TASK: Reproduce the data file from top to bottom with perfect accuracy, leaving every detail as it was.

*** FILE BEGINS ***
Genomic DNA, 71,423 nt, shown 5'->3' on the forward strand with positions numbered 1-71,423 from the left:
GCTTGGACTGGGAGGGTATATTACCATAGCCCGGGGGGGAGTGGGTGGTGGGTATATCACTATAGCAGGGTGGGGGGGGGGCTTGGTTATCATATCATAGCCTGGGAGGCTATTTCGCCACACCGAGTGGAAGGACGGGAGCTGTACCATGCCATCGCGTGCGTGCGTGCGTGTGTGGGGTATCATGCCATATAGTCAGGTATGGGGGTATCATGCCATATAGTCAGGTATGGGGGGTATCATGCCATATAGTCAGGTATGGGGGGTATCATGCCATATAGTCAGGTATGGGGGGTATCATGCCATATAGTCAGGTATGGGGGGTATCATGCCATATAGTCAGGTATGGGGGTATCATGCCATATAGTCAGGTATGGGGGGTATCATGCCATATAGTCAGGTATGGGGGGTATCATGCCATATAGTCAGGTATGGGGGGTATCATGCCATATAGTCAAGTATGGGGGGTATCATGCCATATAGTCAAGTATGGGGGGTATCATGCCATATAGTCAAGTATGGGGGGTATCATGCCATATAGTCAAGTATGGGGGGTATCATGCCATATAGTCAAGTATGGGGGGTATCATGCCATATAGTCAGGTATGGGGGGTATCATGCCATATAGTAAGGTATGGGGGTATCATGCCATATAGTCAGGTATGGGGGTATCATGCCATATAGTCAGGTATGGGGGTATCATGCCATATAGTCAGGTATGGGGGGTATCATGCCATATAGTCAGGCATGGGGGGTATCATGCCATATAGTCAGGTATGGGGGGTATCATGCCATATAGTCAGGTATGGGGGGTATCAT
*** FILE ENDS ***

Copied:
Genomic DNA, 71,423 nt, shown 5'->3' on the forward strand with positions numbered 1-71,423 from the left:
GCTTGGACTGGGAGGGTATATTACCATAGCCCGGGGGGGAGTGGGTGGTGGGTATATCACTATAGCAGGGTGGGGGGGGGGCTTGGTTATCATATCATAGCCTGGGAGGCTATTTCGCCACACCGAGTGGAAGGACGGGAGCTGTACCATGCCATCGCGTGCGTGCGTGCGTGTGTGGGGTATCATGCCATATAGTCAGGTATGGGGGTATCATGCCATATAGTCAGGTATGGGGGGTATCATGCCATATAGTCAGGTATGGGGGGTATCATGCCATATAGTCAGGTATGGGGGGTATCATGCCATATAGTCAGGTATGGGGGGTATCATGCCATATAGTCAGGTATGGGGGTATCATGCCATATAGTCAGGTATGGGGGGTATCATGCCATATAGTCAGGTATGGGGGGTATCATGCCATATAGTCAGGTATGGGGGGTATCATGCCATATAGTCAAGTATGGGGGGTATCATGCCATATAGTCAAGTATGGGGGGTATCATGCCATATAGTCAAGTATGGGGGGTATCATGCCATATAGTCAAGTATGGGGGGTATCATGCCATATAGTCAAGTATGGGGGGTATCATGCCATATAGTCAGGTATGGGGGGTATCATGCCATATAGTAAGGTATGGGGGTATCATGCCATATAGTCAGGTATGGGGGTATCATGCCATATAGTCAGGTATGGGGGTATCATGCCATATAGTCAGGTATGGGGGGTATCATGCCATATAGTCAGGCATGGGGGGTATCATGCCATATAGTCAGGTATGGGGGGTATCATGCCATATAGTCAGGTATGGGGGGTATCAT